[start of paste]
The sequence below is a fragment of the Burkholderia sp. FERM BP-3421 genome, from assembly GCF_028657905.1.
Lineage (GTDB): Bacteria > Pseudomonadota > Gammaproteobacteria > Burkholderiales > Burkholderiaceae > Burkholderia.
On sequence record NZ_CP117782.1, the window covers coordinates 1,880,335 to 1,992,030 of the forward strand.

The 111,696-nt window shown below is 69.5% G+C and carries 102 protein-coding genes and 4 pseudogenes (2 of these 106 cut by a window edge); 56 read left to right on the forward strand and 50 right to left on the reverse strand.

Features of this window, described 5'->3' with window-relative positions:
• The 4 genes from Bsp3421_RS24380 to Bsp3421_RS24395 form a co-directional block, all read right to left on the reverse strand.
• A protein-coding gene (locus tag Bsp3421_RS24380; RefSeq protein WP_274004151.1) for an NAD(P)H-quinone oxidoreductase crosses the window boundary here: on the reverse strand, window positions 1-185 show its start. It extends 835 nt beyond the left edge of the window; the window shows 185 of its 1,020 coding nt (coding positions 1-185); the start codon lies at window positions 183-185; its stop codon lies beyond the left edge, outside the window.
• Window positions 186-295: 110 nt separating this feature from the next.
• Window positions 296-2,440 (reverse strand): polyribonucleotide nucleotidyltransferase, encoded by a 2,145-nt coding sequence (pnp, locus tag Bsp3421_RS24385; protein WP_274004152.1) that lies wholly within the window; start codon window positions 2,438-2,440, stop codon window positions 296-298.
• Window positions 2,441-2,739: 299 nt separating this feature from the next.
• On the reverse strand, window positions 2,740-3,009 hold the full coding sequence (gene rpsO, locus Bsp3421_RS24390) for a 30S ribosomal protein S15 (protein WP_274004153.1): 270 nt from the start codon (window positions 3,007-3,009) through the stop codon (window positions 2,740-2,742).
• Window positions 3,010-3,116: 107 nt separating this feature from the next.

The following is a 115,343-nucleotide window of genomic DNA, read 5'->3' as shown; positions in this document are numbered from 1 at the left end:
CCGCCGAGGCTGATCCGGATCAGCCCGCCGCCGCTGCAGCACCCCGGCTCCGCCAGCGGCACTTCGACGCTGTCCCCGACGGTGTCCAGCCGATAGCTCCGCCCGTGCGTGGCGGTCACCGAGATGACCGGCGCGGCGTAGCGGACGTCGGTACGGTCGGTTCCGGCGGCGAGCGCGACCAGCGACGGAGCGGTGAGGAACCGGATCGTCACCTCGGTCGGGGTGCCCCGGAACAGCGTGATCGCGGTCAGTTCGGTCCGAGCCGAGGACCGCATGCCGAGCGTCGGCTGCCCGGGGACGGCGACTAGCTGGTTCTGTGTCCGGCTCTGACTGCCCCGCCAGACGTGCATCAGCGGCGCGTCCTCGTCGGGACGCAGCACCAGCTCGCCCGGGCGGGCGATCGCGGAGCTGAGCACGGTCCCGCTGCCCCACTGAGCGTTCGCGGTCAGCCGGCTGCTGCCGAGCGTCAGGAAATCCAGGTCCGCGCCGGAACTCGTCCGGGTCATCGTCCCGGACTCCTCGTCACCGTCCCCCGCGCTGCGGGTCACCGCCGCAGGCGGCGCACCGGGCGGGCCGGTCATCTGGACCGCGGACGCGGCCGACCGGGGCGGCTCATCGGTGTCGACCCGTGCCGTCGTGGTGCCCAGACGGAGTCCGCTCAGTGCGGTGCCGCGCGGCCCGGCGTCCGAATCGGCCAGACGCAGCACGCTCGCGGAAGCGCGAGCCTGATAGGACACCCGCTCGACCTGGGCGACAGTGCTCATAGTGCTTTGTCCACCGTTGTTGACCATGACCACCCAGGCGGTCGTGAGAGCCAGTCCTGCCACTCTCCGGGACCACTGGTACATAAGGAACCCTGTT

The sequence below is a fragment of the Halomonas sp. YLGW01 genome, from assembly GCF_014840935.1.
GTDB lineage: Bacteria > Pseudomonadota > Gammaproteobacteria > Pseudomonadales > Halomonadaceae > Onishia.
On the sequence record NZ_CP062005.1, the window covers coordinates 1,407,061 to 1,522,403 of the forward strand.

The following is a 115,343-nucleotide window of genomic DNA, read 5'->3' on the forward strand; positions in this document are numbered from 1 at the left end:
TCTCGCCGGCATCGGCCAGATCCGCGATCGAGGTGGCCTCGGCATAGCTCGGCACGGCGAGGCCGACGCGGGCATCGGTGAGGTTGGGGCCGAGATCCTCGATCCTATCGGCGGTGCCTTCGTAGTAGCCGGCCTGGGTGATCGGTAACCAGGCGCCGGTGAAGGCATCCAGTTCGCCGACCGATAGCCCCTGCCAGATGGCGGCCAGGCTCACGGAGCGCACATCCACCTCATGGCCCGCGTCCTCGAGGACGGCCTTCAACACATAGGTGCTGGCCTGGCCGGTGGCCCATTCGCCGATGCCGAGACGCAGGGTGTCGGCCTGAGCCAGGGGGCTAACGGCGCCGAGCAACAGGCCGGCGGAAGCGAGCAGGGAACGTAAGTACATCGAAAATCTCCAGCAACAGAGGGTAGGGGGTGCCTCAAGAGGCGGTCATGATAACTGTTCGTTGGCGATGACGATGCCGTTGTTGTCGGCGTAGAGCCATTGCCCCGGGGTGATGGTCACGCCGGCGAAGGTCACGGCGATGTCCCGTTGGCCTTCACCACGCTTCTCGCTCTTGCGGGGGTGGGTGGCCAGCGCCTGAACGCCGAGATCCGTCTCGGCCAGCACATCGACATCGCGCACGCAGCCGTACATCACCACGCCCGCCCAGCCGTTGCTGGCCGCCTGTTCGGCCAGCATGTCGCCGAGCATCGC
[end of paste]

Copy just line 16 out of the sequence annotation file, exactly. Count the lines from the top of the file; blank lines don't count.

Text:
GTDB lineage: Bacteria > Pseudomonadota > Gammaproteobacteria > Pseudomonadales > Halomonadaceae > Onishia.